What Grandparents Can Do to Help a Grandchild Respond to Bullying
If a grandchild comes to a grandparent with a problem about bullying, here are some things that grandparents can do:
- Let their grandchild know that they take bullying seriously. Sympathize, show concern, and ask for more information.
- Determine if the problem is really bullying—has someone intentionally and repeatedly used words, actions, or relationships to hurt their grandchild, and does the situation involve a power imbalance?
Ask the grandchild if he or she has told another adult about the situation. If not, grandparents can encourage the child to tell his or her parent(s).
If warranted, a parent or grandparent can discuss the situation with the child’s teacher. Teachers may be able to help solve the problem through working with the school’s bullying prevention protocols.
Offer effective ways that the child could respond to bullying. For example, role-play how to stay calm and speak up assertively in a bullying situation, and brainstorm a list of trusted friends or adults who could help. The child’s parent or teacher might have other suggestions as well.
Make sure that an adult follows up to confirm that the bullying stops.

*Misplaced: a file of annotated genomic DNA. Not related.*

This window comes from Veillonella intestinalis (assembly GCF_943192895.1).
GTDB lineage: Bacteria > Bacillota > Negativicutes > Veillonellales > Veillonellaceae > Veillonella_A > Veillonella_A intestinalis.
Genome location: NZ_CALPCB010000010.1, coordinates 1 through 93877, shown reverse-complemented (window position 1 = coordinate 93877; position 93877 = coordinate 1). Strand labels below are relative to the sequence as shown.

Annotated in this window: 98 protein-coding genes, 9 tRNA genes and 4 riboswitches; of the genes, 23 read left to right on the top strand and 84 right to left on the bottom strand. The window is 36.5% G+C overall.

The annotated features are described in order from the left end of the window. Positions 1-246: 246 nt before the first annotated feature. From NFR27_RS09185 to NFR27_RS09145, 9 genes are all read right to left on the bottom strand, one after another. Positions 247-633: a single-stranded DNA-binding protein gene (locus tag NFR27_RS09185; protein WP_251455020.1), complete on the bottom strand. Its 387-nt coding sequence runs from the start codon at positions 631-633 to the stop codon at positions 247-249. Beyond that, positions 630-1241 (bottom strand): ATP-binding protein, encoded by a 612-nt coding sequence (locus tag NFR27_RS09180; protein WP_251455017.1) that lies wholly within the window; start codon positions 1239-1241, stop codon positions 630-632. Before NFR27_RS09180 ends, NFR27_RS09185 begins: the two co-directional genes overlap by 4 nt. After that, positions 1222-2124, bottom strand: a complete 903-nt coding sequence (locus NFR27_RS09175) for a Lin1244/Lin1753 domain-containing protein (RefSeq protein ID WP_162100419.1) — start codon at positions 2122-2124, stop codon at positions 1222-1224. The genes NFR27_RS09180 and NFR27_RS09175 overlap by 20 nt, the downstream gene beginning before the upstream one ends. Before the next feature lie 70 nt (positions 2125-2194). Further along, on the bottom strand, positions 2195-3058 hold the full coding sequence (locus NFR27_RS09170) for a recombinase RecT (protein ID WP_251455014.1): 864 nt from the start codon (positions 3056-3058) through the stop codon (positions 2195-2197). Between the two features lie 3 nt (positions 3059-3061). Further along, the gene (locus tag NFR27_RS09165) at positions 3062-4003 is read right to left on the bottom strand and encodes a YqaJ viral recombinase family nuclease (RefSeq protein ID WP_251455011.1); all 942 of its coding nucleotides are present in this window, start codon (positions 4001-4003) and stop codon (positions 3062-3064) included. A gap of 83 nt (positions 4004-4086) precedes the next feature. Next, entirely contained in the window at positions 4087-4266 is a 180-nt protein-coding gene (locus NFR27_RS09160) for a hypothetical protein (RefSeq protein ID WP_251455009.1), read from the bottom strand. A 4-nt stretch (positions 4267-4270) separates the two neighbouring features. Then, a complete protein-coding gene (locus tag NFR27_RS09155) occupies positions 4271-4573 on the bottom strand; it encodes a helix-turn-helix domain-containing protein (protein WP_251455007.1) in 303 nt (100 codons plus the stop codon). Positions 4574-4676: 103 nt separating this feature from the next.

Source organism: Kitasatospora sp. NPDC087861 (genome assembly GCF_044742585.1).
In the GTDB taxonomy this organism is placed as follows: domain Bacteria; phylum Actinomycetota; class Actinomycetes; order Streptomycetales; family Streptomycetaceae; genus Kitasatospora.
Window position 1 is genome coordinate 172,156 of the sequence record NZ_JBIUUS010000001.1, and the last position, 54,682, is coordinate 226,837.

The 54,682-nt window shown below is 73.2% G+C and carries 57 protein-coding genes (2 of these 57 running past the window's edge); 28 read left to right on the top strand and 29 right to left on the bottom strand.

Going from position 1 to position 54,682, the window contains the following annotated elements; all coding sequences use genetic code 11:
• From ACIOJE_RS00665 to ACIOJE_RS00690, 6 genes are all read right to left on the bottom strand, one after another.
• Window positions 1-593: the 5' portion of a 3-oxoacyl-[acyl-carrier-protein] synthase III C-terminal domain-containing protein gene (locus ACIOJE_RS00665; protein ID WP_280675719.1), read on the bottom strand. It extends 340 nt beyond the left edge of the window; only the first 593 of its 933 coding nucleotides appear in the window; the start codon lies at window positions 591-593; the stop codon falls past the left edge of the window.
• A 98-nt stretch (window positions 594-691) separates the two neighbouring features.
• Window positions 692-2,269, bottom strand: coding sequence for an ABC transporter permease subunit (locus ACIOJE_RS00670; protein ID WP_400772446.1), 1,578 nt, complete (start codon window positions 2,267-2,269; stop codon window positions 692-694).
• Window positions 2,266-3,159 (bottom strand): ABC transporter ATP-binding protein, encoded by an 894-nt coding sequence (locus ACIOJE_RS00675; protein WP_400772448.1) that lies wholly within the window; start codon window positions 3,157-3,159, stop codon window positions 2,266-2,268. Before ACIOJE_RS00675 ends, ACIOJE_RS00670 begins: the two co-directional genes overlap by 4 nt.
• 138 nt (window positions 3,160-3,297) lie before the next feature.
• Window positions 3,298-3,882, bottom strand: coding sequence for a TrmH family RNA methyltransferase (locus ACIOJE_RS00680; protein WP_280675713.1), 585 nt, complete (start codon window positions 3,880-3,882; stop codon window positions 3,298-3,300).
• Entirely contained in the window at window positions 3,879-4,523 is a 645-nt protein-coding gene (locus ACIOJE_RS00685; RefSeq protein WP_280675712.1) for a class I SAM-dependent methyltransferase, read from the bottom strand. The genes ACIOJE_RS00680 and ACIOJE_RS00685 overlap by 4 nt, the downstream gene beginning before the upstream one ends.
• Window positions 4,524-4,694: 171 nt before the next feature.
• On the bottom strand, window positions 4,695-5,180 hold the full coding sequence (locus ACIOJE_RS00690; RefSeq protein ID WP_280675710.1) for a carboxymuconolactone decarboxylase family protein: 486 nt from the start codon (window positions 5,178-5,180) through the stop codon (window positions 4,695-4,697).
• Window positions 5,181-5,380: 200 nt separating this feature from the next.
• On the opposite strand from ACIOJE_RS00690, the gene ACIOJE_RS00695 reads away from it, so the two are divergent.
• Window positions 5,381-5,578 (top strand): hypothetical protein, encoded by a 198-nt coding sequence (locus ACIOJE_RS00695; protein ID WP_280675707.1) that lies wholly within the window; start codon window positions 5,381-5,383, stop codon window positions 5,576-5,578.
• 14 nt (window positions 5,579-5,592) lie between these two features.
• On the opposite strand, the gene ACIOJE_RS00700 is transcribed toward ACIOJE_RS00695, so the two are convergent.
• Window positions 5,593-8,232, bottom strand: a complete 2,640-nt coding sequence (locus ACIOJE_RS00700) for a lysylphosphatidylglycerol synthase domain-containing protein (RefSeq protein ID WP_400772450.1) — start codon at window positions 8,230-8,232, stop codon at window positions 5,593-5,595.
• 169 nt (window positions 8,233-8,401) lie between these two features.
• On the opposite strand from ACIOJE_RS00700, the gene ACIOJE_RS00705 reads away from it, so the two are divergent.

The best way to stop bullying is to prevent it before it starts. Many grandparents love to tell stories of when they were young. Sharing a story about when a grandparent experienced bullying may encourage a grandchild to share his or her concerns about bullying before it becomes a problem. Grandparents can use these stories to help grandchildren understand that bullying is never acceptable and that there are ways to stop it.
What Grandparents Need to Know About Cyberbullying
Some children take advantage of time with their grandparents to use the computer or other digital devices. Although grandparents may feel intimidated by unfamiliar technology, they don’t need to keep up with the latest tech gadgets to keep their grandchildren safe. Rather, they should pay attention to changes in children’s moods when using these technologies. Grandparents should realize that if a grandchild becomes upset after spending time on the computer or cell phone, he or she may be involved in online bullying, known as cyberbullying.